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Re: [SCA-JML] Re: Questions for Momoyama outfit

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  • JL Badgley
    ... Ditto. I usually put in a false seam because it is easier than cutting and resewing (especially since that would require hemming--which they wouldn t
    Message 1 of 6 , Apr 8, 2009
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      On Thu, Apr 9, 2009 at 12:55 AM, wodeford <wodeford@...> wrote:
      > --- In sca-jml@yahoogroups.com, "Samantha Fina" <genevra1676@...> wrote:
      >
      >> 1.  How heretical would it be to leave the back of the kosode as one panel?
      >
      > It won't hang quite right. Now, I cut kosode the way you propose sometimes and I put in a false back seam, so it hangs properly. Is there any way you can try to match your print?

      Ditto. I usually put in a false seam because it is easier than
      cutting and resewing (especially since that would require
      hemming--which they wouldn't necessarily have worried about in the
      original).

      Know that, when things were put together in period, it was not
      uncommon for there to be a small mismatch at the seam. Sometimes
      people dyed to the seam, and sometimes they just did what they could.
      I've seen some outfits where they barely worried about it.

      >> 2.  Does the innermost kosode layer have to be white?
      >
      > It usually is. Layers will show at your hem and the backs of your sleeves.

      Usually, this is correct. The difference tends to be with men and
      peasant garments (the latter because there is often only one layer at
      all, and the sleeves are usually tubular, not the classic curved
      rectangular look).

      >  3.  Is the narrow obi wrapped just once or several times around the waist before being knotted in front?
      >
      > Up to you. I find that long enough to go twice around, knot and hang to the knees works very well for me.

      I think you will find that wrapping merely once will not be as secure
      as going around the body at least twice.


      -Ii
    • onewringgold
      By a false seam, do you mean basically taking the center of the back panel (if it s one piece) and turning it under slightly like you would a flat-felled seam?
      Message 2 of 6 , Apr 10, 2009
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        By a false seam, do you mean basically taking the center of the back panel (if it's one piece) and turning it under slightly like you would a flat-felled seam? Because I must admit I've been guilty of this heresy as well, not realizing it made a difference in how the garment hangs on the body.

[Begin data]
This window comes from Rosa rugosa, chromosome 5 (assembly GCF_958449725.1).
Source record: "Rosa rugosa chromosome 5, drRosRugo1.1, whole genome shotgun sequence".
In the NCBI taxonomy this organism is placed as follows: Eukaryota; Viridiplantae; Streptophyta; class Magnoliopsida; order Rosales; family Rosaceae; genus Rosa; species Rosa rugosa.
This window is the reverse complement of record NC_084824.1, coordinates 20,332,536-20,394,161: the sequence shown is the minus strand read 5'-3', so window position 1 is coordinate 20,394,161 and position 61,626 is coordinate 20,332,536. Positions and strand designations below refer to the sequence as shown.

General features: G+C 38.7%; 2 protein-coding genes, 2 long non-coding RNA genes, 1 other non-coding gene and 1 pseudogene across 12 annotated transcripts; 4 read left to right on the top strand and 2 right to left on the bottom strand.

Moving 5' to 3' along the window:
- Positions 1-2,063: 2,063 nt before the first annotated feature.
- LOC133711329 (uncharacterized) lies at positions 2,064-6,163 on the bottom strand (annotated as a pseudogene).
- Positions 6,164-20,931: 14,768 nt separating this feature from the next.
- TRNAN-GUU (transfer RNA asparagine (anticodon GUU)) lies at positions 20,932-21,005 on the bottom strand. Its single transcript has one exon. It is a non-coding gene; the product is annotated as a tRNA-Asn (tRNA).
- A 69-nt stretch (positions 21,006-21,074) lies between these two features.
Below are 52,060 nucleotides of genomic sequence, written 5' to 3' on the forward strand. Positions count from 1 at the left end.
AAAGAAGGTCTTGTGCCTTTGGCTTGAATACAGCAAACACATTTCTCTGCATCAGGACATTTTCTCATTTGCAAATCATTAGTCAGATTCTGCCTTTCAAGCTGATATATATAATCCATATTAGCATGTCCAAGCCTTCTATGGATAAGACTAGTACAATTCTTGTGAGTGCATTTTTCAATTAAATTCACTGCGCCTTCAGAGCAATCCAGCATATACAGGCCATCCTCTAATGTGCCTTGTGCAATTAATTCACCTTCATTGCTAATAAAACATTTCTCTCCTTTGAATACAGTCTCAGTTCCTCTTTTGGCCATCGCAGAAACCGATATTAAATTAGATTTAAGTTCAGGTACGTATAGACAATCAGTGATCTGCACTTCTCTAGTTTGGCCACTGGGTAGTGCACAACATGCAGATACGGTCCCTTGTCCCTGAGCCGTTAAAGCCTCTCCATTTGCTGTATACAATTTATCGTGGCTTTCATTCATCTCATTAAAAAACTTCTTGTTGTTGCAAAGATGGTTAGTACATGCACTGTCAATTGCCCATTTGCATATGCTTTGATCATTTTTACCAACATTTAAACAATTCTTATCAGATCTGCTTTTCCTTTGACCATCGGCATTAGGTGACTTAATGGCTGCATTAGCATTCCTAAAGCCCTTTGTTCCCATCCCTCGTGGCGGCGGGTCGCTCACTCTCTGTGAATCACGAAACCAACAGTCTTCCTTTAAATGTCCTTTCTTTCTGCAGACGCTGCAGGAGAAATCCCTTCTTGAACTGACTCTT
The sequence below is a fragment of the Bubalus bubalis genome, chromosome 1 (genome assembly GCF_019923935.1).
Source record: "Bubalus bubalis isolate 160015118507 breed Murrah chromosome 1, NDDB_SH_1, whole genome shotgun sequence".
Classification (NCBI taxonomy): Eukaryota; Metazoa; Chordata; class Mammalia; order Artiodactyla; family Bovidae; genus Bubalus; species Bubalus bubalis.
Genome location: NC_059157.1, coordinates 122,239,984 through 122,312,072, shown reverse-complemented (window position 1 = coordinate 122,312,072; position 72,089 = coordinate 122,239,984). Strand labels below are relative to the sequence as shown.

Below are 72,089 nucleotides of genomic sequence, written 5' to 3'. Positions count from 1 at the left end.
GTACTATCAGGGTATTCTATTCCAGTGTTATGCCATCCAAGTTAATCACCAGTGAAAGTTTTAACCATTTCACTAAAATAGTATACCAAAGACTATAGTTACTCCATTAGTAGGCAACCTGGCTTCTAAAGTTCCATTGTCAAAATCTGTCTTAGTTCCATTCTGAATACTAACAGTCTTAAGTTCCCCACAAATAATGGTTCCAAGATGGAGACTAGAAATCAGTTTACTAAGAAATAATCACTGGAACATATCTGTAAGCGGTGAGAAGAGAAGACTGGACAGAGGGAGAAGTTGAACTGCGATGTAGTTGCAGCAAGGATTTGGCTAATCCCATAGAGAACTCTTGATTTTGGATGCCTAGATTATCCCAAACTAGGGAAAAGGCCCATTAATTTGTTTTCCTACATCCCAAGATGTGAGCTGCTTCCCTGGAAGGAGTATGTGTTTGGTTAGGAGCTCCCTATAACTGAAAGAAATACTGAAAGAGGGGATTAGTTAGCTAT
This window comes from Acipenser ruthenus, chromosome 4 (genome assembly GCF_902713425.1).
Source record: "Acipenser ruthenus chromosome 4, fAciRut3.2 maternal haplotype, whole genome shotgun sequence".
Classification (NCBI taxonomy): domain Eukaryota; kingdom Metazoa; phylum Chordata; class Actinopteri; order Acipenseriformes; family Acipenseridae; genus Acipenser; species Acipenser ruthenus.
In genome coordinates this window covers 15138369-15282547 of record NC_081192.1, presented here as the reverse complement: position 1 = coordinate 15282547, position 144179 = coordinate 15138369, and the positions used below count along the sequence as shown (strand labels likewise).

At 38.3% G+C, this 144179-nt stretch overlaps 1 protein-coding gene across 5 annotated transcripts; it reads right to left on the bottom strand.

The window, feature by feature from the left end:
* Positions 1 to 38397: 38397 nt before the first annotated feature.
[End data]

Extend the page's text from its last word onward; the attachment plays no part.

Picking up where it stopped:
Kajiyama Shinobu
        ----- Original Message -----
        From: JL Badgley
        To: sca-jml@yahoogroups.com
        Sent: Wednesday, April 08, 2009 6:44 PM
        Subject: Re: [SCA-JML] Re: Questions for Momoyama outfit





        On Thu, Apr 9, 2009 at 12:55 AM, wodeford <wodeford@...> wrote:
        > --- In sca-jml@yahoogroups.com, "Samantha Fina" <genevra1676@...> wrote:
        >
        >> 1. How heretical would it be to leave the back of the kosode as one panel?
        >
        > It won't hang quite right. Now, I cut kosode the way you propose sometimes and I put in a false back seam, so it hangs properly. Is there any way you can try to match your print?

        Ditto. I usually put in a false seam because it is easier than
        cutting and resewing (especially since that would require
        hemming--which they wouldn't necessarily have worried about in the
        original).

        Know that, when things were put together in period, it was not
        uncommon for there to be a small mismatch at the seam. Sometimes
        people dyed to the seam, and sometimes they just did what they could.
        I've seen some outfits where they barely worried about it.

        >> 2. Does the innermost kosode layer have to be white?
        >
        > It usually is. Layers will show at your hem and the backs of your sleeves.

        Usually, this is correct. The difference tends to be with men and
        peasant garments (the latter because there is often only one layer at
        all, and the sleeves are usually tubular, not the classic curved
        rectangular look).

        > 3. Is the narrow obi wrapped just once or several times around the waist before being knotted in front?
        >
        > Up to you. I find that long enough to go twice around, knot and hang to the knees works very well for me.

        I think you will find that wrapping merely once will not be as secure
        as going around the body at least twice.

        -Ii



        ____________________________________________________________
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        [Non-text portions of this message have been removed]
      • Samantha Fina